Bosnia and Herzegovina is a country located on the southern peninsula of Europe. Having gained its independence in 1992 following a war with Yugoslavia, Bosnia and Herzegovina is a relatively young country. The 1992-1995 war brought forth conflict between Bosniak, Croatian and Serbian individuals who wished to gain control of the territory. Thirty years later, tension continues to be prominent, challenging human rights in Bosnia and Herzegovina.
In March 1992, Bosnia and Herzegovina declared its independence from Yugoslavia. Bosnian Serb minority disagreed with the sovereignty of Bosnia and Herzegovina which led to conflict between ethnic and religious affinities and ultimately led to war as the country abandoned Yugoslavia. The war for independence ultimately caused great disagreement between Croats, Serbs and Bosniaks. During the war, the Bosnian Serb military campaign launched ethnic cleansing operations in an attempt to eliminate the number of Bosniak civilians. The war concluded in 1995 with an estimated 100,000 casualties.
The Borgen Project spoke with Velemir Jankovic, an individual born and raised in Bosnia and Herzegovina before the 1992 war and now lives in the U.S. Velemir describes that war’s impact on his village resulted in “his house being destroyed and him losing everything but hope.” Like Velemir, many refugees sought to escape the casualties of war. With physical destruction and political tension, many citizens still find themselves struggling to settle. While many suffered monetary loss, such as Velemir’s home, others lost family members, leading to great resentment among those the violence of war impacted. These differences have impacted the Bosnian population for the last 30 years.
In 2020, the unemployment rate in Bosnia and Herzegovina stood at 27%. Corruption and slow economic development contribute to low job availability in the area. Not to mention, ethnic conflicts enabled a divide in the country. Prejudice against certain ethnicities continues to be prominent after the war, therefore making it difficult for individuals to work harmoniously alongside one another.
There has been a progressive decrease in the unemployment rate in recent years. In 2014, 57% of Bosnia and Herzegovina’s youth were unemployed. That number has decreased to 14.9% in 2021.
While the country is still figuring out a strong economic structure, financial aid funds infrastructure and facilities for citizens. What may be contributing to the improvement of unemployment is the 2021 Instrument for Pre-accession Assistance (IPA), a €73 million investment for regional development, social protection, as well as employment and public transportation. One can see IPA’s impact on the labor market through the development of wage settings as well as the establishment of unions.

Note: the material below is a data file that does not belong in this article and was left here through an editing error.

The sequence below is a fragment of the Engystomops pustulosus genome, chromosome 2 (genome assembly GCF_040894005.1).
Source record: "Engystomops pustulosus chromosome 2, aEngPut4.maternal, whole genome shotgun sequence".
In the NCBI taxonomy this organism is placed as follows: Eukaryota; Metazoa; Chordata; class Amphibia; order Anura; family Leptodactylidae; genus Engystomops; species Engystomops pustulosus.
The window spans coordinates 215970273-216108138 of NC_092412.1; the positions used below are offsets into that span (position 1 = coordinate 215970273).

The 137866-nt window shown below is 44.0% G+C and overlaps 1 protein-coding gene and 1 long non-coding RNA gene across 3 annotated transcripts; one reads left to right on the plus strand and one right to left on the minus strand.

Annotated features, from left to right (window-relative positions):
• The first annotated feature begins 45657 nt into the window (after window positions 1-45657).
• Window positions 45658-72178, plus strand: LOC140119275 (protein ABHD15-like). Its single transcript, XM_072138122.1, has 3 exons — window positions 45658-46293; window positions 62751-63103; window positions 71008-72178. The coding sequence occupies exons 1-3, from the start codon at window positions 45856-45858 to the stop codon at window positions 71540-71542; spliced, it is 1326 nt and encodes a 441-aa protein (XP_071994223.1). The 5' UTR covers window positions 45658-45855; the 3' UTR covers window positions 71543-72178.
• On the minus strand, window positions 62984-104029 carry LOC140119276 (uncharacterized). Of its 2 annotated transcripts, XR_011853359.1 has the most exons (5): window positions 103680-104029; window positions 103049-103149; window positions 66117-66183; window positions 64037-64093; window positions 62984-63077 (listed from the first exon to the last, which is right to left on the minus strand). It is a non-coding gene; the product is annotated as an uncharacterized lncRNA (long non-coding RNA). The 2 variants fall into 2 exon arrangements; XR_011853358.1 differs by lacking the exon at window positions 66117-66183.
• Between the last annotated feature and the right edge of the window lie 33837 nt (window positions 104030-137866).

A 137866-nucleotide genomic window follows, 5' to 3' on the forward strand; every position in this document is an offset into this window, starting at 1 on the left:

Poverty and the Economy
While unemployment is one of the leading factors in the stagnation of the economy, Bosnia and Herzegovina has not seen an impact on the poverty levels. The poverty rate has steadily remained at 15% between the years 2008 and 2020, according to the World Bank.
While aid enables the country to survive financially, the economy in Bosnia and Herzegovina is depleting. The COVID-19 pandemic caused a significant decrease in consumption in 2020, therefore slipping Bosnia and Herzegovina into “its worst recession in 25 years.”
Not to mention, inflation has increased by 16.7% in 2022. These circumstances create a difficult economic environment for citizens. With low employment rates and high consumer costs, it is very difficult for Bosnians to overcome the poverty rate.
Aside from low infrastructure in the economy, abuse of human rights in Bosnia and Herzegovina continues to occur three decades after the turmoil of the 1992 war. In 2021, there were significant reports of torture or inhumane treatment of civilians by law enforcement. Abuse of power by police also harms individuals such as journalists. It is common for journalists to face violent threats to erase content, prohibiting them from their right to press.
There has also been an increase in gender-based discrimination, in which women are targeted violently and mistreated in the workplace. The tension between ethnic groups continues to be present as well, with Bosnians often planning anti-refugee platforms, using hostility and threats to harm migrant communities, according to the U.S. Department of State.
Organizations Working to Improve the Situation
CARE, a nonprofit that began helping marginalized groups in the area in 1993, has been able to provide aid to many citizens in Bosnia and Herzegovina. It focuses on integrating minority group members into society through supporting local programs such as the Young Men’s Initiative II (YMI II), which it founded in 2006.
The YMI II ultimately joins young men in Bosnia and Herzegovina, teaching them the importance of gender equality. The goal of the program is to educate the younger generation on the importance of unity in efforts to make an impact on the years of tension and discrimination in Bosnia and Herzegovina.
There is an evident issue of human rights in Bosnia and Herzegovina following the 1992 war. Its independence from Yugoslavia enabled prejudice and discrimination among differing ethnicities. Through foreign aid and a steady increase in the employment rate, there is hope that this struggling country improves its social welfare.
– Micaela Carrillo